Cayos Zapatilla

The dream islands of the archipelago. Zapatilla is often visited by boat tours (offered everywhere). It takes about 1 hour to get there and most of the time you are not alone. Zapatilla No. 2, where most tourist boats land, is full of beer-drinking tourists. But if you move a little away from the main beach, then you can have your peace and quiet here too and enjoy the gorgeous beach with turquoise water. Bocas del Toro Travel Guide Accommodation or a restaurant is not to be found here. You should therefore take something to eat with you if you are not catered for by your tour provider. Zapatilla is really what some people wrongly imagine Bocas del Toro to be. But beaches like the one on Zapatilla can only be found, who would have thought it, here on Isla Zapatilla. Therefore, this island belongs in any case to the must-see program.

How to pay on the island?

As everywhere in Panama, the US dollar is the most popular means of payment. At the ATM you don’t have the choice between domestic currency and dollars (like in Costa Rica) but you will only get US dollars. However, you can usually get change (in the form of coins) in Panamanian Balboa, the Central American country’s own currency. The exchange rate between Balboa and US dollars is conveniently 1 to 1, which means that instead of paying 5 dollars you can also pay 5 Balboa and vice versa.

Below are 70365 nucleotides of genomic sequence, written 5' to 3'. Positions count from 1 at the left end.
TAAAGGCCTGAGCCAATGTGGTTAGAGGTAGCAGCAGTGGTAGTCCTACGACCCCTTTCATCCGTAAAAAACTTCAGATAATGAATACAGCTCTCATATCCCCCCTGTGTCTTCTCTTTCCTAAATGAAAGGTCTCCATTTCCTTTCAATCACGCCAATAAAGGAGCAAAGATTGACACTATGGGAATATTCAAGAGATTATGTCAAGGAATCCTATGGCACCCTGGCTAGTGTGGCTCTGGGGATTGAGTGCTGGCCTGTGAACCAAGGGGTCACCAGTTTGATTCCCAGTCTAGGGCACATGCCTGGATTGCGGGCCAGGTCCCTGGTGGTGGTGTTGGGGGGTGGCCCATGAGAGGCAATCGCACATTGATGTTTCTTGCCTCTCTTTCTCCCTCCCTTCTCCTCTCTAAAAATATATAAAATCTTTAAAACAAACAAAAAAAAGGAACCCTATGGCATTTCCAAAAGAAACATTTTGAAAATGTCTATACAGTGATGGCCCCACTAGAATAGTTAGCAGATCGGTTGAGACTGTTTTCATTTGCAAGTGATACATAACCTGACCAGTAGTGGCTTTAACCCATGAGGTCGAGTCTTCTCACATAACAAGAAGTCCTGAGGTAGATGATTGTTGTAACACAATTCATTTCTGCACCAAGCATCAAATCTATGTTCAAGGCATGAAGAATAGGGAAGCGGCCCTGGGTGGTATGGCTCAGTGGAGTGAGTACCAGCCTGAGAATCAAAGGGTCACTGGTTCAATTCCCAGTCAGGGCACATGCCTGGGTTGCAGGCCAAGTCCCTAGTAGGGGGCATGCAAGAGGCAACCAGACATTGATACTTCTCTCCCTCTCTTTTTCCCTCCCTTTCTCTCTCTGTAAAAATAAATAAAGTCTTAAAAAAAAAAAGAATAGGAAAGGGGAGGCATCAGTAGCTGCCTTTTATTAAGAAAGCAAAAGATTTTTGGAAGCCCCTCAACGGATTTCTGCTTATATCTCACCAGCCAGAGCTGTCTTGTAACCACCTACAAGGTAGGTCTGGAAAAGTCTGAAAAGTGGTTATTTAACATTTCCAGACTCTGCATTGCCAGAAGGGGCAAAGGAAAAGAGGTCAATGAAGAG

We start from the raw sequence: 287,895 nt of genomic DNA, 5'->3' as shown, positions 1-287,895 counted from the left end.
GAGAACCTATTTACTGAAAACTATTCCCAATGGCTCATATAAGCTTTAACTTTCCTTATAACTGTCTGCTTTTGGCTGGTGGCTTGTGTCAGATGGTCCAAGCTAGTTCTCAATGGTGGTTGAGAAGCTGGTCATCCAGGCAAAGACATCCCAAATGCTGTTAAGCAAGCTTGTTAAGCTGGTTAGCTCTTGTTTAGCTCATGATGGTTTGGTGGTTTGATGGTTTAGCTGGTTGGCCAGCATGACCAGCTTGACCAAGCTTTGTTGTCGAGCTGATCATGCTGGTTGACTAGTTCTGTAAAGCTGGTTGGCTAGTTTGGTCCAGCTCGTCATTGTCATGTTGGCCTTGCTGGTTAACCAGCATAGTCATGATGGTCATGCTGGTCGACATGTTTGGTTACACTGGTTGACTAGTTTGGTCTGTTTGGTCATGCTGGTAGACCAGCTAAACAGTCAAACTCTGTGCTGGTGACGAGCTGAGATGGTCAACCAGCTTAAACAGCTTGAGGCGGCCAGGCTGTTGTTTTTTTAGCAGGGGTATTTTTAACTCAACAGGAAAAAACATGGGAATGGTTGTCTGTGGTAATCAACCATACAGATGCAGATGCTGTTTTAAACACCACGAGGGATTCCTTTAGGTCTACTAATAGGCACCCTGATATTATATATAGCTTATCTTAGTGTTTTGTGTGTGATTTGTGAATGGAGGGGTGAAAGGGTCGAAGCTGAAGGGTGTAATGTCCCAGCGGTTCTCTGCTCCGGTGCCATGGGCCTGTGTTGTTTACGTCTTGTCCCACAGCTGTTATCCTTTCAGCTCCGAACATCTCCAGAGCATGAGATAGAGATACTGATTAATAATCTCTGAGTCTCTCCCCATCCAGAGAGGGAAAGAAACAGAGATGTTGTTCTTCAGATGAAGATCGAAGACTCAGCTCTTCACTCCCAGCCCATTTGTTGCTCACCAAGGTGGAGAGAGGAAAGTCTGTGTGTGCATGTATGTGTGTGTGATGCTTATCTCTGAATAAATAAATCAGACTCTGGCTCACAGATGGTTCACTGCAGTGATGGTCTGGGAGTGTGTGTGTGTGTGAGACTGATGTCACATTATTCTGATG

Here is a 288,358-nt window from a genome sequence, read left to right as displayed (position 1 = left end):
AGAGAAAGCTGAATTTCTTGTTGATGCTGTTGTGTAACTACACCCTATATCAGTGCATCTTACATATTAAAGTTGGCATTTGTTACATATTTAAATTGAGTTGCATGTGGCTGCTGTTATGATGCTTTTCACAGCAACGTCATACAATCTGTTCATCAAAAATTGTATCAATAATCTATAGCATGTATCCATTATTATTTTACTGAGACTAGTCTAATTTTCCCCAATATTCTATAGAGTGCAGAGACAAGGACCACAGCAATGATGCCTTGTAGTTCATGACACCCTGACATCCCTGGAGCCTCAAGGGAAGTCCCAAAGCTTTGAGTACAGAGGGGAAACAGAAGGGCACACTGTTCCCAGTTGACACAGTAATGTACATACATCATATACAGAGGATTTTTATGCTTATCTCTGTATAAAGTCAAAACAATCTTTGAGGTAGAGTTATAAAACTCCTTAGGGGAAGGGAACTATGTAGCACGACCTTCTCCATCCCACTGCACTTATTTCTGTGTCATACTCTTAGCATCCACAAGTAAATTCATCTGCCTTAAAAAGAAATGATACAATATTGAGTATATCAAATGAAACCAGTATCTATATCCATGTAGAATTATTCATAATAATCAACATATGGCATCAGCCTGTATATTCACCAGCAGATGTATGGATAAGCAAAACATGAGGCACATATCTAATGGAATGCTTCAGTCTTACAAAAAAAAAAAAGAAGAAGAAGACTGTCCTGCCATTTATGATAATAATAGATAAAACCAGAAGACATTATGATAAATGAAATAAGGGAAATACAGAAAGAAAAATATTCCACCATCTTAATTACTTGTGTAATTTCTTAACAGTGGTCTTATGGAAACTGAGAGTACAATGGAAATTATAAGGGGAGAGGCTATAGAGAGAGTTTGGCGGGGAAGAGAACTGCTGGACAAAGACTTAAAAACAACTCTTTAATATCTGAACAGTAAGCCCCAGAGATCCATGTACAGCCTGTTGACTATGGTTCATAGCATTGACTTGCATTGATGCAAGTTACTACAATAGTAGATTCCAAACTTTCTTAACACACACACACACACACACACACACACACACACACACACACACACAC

This makes the whole thing quite simple. What made paying a bit difficult, though, in my opinion, were the American coins (the Panamanian coins weren’t much better, though), which have the value printed in tiny little letters on the bottom of the coin. Instead of a large 25 (as would be the case with the euro), the bottom edge reads un quattro Balboa or quarter dollars in teeny tiny letters. When paying, you sometimes feel like a visually impaired pensioner at a supermarket, who simply holds out her open wallet to the cashier so that he can help himself.

How do you get around?

Water cab or normal (yellow street) cab is used for all the ways on the islands that you don’t want to walk or rent a bike. It is quite easy to get a cab, either on the water or on the road.

By cab across Isla Colon